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After this I saw, and, behold, a great crowd, so great that none could count its number, drawn from every race and from all tribes and peoples and tongues, standing before the throne and before the Lamb, clothed in white robes and palms in their hands. And they shouted with a great voice: ‘Salvation belongs to our God, who is seated upon the throne, and to the Lamb.’

The Glory will be worth all suffering. There will be hard times but it will be worth it. The number who make it will be too many to count. This number will be beyond our imagination. The people will be from every race, tribe, people and tongue. There is hope for people from different backgrounds and communities! The faithful arrive in victory before the Lord. The white rove is the sign of victory The palm is also the sign of victory. The shout declares that the salvation belongs to God. It is God who has brought them through. It is His glory that they now share. This salvation does not make life easy but makes it great!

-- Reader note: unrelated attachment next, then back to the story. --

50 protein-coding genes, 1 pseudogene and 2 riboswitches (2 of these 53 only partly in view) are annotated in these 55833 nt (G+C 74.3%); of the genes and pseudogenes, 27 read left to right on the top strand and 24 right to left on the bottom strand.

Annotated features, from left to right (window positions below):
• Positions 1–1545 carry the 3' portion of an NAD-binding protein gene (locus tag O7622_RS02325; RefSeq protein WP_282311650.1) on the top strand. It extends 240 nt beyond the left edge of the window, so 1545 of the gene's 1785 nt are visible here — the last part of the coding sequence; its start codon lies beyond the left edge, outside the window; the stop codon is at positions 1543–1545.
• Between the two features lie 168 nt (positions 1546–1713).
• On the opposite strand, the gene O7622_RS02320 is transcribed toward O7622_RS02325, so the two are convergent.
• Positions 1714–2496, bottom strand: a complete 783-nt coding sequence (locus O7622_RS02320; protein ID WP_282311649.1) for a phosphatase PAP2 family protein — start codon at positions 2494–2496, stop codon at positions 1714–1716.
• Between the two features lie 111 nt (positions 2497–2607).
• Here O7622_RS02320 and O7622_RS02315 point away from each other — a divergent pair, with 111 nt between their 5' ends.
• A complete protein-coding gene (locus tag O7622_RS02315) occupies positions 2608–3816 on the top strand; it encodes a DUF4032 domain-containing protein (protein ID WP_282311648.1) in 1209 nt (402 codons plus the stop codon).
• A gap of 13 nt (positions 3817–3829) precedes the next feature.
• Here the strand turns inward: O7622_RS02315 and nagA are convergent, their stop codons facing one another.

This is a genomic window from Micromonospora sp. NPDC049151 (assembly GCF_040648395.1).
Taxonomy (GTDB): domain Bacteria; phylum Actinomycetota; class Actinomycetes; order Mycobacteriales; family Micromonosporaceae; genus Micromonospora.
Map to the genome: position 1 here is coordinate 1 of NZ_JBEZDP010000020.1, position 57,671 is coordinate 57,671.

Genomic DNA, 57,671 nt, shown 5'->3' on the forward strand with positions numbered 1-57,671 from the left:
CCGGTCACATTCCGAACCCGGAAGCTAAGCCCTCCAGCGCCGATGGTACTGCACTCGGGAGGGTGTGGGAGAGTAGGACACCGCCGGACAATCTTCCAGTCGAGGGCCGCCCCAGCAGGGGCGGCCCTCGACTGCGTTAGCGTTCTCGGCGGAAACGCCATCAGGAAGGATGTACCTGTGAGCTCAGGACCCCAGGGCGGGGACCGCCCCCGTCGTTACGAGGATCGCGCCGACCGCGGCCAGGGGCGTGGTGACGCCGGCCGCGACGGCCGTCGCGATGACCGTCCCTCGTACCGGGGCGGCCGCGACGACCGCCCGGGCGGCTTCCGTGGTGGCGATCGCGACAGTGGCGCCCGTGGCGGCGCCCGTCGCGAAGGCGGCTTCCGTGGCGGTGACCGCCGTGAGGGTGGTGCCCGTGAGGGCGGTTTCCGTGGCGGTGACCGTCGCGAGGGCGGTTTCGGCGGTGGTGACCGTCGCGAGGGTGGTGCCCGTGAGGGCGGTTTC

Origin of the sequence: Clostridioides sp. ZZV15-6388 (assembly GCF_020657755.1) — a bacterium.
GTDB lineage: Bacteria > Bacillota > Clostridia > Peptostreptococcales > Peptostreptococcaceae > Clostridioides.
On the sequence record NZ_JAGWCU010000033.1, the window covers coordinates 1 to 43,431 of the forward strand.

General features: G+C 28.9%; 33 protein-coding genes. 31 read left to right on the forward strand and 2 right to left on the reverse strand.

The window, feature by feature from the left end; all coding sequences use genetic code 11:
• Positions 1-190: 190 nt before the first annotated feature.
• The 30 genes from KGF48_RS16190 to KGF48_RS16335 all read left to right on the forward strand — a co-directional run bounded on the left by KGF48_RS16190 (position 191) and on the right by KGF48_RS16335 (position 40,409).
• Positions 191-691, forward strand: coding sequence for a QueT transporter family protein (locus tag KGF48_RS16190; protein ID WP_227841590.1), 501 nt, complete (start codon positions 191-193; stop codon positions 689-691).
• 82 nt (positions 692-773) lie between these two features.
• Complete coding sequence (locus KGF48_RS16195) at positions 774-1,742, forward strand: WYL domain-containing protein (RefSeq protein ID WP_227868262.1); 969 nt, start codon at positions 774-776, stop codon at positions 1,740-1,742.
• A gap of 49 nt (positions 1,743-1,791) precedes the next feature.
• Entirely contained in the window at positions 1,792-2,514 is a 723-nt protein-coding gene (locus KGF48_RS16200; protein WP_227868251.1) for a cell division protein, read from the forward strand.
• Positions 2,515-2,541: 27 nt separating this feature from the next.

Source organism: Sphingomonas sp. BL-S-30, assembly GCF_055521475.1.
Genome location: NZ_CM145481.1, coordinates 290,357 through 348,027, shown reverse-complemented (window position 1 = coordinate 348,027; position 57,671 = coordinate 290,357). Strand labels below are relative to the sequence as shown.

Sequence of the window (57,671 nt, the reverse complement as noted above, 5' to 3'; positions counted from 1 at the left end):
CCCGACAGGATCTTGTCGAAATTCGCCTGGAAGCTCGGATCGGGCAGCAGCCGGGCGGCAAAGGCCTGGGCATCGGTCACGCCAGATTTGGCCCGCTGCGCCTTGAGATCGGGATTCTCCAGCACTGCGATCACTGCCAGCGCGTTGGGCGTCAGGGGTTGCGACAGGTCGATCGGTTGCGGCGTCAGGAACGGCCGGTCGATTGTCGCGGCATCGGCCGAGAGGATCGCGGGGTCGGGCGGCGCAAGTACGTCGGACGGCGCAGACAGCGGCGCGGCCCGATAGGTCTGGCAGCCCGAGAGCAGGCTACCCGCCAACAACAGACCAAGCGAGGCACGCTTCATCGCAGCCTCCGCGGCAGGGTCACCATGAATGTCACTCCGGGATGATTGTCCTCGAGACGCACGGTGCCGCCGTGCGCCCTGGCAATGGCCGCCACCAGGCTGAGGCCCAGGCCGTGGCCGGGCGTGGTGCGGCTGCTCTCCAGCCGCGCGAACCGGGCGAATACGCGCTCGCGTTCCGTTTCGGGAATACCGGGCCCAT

It is not part of the Christian hope to look for a life in which we are saved from all trouble and distress; the Christian hope is that in Christ we can endure any kind of trouble and distress, remain upright throughout, and come out to glory on the other side. Barclay, W.


And all the angels stood in a circle round the throne and the elders and the four living creatures, and they fell upon their faces before the throne, and worshipped God, saying: ‘So let it be. Blessing and glory and wisdom and thanksgiving and honour and power and strength belong to our God forever and forever. Amen.’